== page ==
In the meantime, I’ll just sit here and remember wistfully what was, what I thought was going to be again, but what just isn’t going to be again – at least not anytime soon. At least we’ll always have Cypress.
[1] Why yes, I was cold sober, why do you ask?
[2] This raises an interesting question – why does it matter who it is who is playing the music? It obviously does, but how does that mechanism work? The part of my brain that explodes in bliss when presented with the right music usually isn’t affected by logic. However, the same exact music would produce extremely different reactions depending on who it was performing it. There’s something interesting going on there that I don’t quite understand.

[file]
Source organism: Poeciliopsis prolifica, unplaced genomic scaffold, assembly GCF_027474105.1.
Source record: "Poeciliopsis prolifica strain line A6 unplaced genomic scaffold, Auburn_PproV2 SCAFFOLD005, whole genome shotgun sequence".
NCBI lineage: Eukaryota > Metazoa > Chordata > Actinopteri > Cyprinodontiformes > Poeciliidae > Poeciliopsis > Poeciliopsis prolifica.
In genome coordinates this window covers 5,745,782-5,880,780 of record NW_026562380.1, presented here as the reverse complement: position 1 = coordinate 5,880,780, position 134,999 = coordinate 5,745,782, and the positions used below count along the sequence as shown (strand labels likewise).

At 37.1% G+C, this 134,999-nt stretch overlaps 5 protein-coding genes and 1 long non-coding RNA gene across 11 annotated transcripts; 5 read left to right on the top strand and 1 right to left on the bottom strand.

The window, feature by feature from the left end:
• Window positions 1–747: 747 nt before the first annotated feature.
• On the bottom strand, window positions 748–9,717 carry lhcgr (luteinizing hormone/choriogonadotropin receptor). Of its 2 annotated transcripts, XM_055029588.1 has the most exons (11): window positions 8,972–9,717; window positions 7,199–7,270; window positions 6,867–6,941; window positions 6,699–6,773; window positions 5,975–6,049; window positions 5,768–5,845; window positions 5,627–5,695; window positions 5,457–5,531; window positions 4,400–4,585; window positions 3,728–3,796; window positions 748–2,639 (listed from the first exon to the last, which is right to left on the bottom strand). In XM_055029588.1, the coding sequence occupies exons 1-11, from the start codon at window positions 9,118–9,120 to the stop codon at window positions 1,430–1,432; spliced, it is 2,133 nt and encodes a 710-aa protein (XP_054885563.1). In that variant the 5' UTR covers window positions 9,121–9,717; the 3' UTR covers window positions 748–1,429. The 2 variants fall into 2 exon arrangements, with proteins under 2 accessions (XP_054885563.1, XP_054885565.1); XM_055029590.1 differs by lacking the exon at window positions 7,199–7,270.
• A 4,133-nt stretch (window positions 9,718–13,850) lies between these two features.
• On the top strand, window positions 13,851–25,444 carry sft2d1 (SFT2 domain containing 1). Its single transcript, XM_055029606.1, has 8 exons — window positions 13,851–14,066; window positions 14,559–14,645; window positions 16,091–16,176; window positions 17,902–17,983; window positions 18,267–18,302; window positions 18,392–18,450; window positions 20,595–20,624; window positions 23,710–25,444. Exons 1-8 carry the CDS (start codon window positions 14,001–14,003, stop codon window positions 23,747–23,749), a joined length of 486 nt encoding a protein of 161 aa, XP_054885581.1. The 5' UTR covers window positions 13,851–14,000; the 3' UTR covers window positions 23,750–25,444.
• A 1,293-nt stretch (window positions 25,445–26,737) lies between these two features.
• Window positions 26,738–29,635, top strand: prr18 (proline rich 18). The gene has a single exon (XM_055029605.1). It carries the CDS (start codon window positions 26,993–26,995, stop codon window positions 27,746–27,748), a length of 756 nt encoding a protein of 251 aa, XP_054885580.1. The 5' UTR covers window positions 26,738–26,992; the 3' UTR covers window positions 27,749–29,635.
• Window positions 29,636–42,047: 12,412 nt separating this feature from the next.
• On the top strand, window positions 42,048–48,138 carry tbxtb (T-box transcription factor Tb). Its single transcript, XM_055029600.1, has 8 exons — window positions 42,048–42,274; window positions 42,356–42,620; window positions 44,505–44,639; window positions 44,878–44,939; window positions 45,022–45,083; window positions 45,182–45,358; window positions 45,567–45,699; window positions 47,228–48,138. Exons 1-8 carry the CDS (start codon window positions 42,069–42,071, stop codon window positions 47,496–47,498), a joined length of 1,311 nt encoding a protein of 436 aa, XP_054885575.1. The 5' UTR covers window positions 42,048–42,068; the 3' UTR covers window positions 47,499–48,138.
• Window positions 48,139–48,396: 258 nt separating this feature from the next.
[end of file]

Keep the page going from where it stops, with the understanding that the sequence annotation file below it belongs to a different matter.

[3] Which isn’t to say that I don’t like any current bands. There are new albums and recent concerts that I have enjoyed. There just isn’t anyone that gives that pure bliss experience.
David Steinberg got his Masters Degree in mathematics from New Mexico State University in 1994. He first discovered the power of live music at the Capitol Centre in 1988 and never has been the same. His Phish stats website is at
He is the stats section editor for
The Phish Companion and is on the board of directors for the Netspace Foundation. You can read more of his thoughts at